• Navigation should always be done from the chart to the landmarks
    • This means look at your chart first and then at the ground for your landmark
    • If done the other way around you could find yourself staring at your map looking for a landmark that may not be charted
Hydrography (water features)
Figure 1: Hydrography (water features)

Positive Landmarks:

  • Can be positively identified and plotted as a point on a chart
  • Mountains and large natural bodies of water are very good positive landmarks
  • You need not pass directly over a positive landmark for it to be useful to you
  • Be cautious of man-made landmarks as they may have changed, moved, or no longer exist
  • Hydrography (water features): [Figure 1]
    • Water features are depicted using two tones of blue, and are considered either "Open Water" or "Inland Water"
    • "Open Water," a lighter blue tone, shows the shoreline limitations of all coastal water features at the average (mean) high water levels for oceans and seas
    • Light blue also represents the connecting waters like bays, gulfs, sounds, fjords, and large estuaries
    • Exceptionally large lakes like the Great Lakes, Great Salt Lake, and Lake Okeechobee, etc., are considered Open Water features
    • The Open Water tone extends inland as far as necessary to adjoin the darker blue "Inland Water" tones
    • All other bodies of water are marked as "Inland Water" in the darker blue tone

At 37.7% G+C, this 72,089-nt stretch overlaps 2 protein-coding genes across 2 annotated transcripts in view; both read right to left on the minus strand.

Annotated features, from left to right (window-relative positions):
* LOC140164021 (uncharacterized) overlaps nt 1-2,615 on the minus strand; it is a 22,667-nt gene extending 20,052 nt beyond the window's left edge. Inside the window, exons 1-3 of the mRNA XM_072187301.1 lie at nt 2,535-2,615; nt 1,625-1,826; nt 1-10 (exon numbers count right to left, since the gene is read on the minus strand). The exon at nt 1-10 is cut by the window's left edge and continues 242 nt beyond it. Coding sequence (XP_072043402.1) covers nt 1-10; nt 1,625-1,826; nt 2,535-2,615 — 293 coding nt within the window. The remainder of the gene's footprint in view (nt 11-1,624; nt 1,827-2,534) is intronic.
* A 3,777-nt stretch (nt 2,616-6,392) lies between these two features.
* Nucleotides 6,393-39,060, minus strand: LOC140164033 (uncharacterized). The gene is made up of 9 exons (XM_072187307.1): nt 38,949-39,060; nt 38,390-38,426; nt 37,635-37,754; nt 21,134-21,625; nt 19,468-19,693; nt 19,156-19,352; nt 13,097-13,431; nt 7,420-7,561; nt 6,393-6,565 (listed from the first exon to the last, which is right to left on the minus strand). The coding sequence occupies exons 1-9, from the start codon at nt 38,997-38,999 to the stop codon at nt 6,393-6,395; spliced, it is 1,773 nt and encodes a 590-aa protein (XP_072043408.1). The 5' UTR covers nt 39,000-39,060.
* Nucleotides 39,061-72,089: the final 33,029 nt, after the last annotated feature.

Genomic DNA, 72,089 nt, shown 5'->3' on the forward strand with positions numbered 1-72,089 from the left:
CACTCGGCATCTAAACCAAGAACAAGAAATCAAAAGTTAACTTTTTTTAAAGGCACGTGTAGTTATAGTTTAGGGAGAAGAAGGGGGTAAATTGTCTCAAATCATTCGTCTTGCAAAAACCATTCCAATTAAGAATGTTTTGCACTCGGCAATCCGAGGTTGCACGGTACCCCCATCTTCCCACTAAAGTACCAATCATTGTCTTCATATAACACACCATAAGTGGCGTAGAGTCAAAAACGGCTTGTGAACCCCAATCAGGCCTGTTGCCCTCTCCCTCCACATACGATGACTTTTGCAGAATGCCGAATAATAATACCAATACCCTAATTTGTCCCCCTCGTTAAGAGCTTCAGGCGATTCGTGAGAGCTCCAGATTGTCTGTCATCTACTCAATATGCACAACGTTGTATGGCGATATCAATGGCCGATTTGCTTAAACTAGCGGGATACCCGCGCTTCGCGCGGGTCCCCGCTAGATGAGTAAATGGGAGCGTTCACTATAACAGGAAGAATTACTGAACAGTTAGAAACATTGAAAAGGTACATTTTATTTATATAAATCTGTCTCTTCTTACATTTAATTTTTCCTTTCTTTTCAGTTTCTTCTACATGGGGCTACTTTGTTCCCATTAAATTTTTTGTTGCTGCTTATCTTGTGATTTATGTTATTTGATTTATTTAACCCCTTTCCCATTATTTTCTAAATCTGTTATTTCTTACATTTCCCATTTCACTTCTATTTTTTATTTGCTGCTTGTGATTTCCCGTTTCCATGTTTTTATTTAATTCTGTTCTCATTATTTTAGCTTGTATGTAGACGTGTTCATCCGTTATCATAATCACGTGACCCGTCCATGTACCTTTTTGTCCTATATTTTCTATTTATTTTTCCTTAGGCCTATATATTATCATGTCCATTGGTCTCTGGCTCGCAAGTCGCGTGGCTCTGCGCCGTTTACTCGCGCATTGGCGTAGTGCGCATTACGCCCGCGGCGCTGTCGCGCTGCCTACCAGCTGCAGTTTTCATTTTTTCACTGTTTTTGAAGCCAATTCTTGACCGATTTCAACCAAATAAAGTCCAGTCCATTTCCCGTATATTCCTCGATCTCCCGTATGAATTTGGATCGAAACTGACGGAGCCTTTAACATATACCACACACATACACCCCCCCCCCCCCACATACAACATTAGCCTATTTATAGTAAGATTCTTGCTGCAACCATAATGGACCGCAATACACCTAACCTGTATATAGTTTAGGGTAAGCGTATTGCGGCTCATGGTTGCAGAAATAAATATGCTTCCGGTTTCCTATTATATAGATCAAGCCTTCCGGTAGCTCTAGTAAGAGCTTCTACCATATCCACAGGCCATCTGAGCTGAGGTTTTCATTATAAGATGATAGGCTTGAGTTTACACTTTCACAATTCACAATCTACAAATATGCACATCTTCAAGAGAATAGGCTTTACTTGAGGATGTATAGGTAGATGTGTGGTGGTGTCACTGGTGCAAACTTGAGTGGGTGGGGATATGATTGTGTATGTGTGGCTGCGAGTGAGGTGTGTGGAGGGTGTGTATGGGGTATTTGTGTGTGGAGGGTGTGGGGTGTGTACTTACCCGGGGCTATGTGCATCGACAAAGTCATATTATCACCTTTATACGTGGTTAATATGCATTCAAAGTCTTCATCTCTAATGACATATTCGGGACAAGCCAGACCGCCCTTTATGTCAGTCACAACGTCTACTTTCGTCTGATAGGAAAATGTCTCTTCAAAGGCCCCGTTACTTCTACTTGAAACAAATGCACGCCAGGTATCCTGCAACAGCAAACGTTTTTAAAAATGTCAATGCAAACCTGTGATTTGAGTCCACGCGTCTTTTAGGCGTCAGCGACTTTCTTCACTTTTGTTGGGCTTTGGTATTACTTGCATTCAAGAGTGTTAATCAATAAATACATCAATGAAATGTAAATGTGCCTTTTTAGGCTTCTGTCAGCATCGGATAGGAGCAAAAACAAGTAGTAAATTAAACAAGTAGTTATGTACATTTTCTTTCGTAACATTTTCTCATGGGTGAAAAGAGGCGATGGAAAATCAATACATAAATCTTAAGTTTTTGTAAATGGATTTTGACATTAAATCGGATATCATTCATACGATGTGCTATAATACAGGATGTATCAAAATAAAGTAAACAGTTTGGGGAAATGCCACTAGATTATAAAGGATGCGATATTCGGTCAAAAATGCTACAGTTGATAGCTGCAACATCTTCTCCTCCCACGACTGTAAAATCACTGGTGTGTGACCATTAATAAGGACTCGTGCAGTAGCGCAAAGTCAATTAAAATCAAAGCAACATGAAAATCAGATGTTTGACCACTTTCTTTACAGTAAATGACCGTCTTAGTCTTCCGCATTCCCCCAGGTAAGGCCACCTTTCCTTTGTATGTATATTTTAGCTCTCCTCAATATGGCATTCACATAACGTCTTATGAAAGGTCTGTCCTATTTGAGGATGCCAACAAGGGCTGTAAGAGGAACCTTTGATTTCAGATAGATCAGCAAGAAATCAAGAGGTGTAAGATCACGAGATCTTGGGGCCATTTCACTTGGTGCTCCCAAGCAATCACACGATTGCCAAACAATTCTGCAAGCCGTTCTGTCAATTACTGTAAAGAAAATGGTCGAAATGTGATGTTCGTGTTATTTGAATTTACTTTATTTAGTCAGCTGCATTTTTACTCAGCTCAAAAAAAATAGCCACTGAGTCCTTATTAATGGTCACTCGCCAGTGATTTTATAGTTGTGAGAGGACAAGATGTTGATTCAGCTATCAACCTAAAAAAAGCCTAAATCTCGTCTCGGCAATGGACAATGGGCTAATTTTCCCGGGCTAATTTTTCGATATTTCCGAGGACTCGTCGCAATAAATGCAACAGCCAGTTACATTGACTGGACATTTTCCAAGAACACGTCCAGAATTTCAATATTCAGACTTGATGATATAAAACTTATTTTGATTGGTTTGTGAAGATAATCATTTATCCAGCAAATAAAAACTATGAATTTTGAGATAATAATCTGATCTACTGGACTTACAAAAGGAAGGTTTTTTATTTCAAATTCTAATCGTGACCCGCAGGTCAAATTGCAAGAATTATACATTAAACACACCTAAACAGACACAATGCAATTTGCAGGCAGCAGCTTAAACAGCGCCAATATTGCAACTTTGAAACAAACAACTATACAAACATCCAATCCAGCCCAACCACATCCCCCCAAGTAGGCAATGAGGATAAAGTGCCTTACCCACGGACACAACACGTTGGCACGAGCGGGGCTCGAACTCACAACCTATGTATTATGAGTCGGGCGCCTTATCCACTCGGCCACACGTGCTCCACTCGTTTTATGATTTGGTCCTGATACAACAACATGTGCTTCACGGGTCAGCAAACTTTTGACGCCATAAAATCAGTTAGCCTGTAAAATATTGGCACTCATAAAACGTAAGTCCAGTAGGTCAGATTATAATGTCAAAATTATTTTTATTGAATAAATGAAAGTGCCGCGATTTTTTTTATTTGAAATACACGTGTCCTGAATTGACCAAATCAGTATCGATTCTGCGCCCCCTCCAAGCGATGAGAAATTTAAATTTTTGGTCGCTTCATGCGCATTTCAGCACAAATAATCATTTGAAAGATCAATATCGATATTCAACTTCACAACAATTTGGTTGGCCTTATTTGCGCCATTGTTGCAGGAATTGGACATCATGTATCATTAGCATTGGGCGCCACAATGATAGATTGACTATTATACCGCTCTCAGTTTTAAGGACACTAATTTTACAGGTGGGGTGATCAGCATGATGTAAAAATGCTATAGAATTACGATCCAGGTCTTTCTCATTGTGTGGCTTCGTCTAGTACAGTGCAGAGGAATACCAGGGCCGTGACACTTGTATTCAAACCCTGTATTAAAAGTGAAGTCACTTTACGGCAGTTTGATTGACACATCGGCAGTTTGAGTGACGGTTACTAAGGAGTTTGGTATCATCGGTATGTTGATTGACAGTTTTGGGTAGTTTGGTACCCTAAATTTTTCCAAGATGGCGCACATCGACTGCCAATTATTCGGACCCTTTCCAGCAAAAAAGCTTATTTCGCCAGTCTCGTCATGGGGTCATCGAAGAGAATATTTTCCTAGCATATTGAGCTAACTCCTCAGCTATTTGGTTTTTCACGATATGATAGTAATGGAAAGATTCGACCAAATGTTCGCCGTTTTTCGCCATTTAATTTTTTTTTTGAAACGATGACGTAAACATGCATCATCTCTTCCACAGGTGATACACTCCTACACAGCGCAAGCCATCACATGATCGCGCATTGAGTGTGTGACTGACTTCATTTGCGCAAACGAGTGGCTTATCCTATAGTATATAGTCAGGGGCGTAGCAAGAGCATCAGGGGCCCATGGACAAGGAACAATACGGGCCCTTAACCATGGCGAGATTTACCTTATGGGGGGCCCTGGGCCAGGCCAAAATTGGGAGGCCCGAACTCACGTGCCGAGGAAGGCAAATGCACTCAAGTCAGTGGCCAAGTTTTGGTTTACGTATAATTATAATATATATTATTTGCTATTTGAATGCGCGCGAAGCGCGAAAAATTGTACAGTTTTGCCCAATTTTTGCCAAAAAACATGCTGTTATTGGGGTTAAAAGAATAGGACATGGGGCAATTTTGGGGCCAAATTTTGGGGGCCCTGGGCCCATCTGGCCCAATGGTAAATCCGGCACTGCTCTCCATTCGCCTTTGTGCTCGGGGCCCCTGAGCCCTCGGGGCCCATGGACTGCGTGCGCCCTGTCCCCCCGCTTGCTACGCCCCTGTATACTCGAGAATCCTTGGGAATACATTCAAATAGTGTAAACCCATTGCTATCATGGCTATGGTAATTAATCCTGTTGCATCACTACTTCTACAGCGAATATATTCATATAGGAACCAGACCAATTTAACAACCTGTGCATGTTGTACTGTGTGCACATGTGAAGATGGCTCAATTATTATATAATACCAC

Linear Landmarks:

  • Can be positively identified but not specifically plotted because they extend for some distance
  • Features such as roads, railroads, coastlines, power lines and rivers may make good timing checkpoints if they are perpendicular to the course line and have other specific environmental particulars that identify your position
  • Rivers and power lines must be easy to find, either isolated or large so they are unmistakable with confirming landmarks so they can be confirmed
  • Railroads and major highways are almost always depicted on aeronautical charts

Power Line Linear Landmark
Figure 2: Power lines as linear landmarks

Bridges and Viaducts
Figure 3: Bridges and Viaducts

Figure 4: Causeways

Overpasses and Underpasses
Figure 5: Overpasses and Underpasses

Figure 6: Pipelines

Power Line Linear Landmark
Figure 7: Power lines as linear landmarks

Uncertain Landmarks:

  • Features that a pilot suspects he can correlate with the chart, but they may not be fully reliable
  • Landmarks such as oil wells, and windmills may be repetitious
  • Objects may look much alike



  • None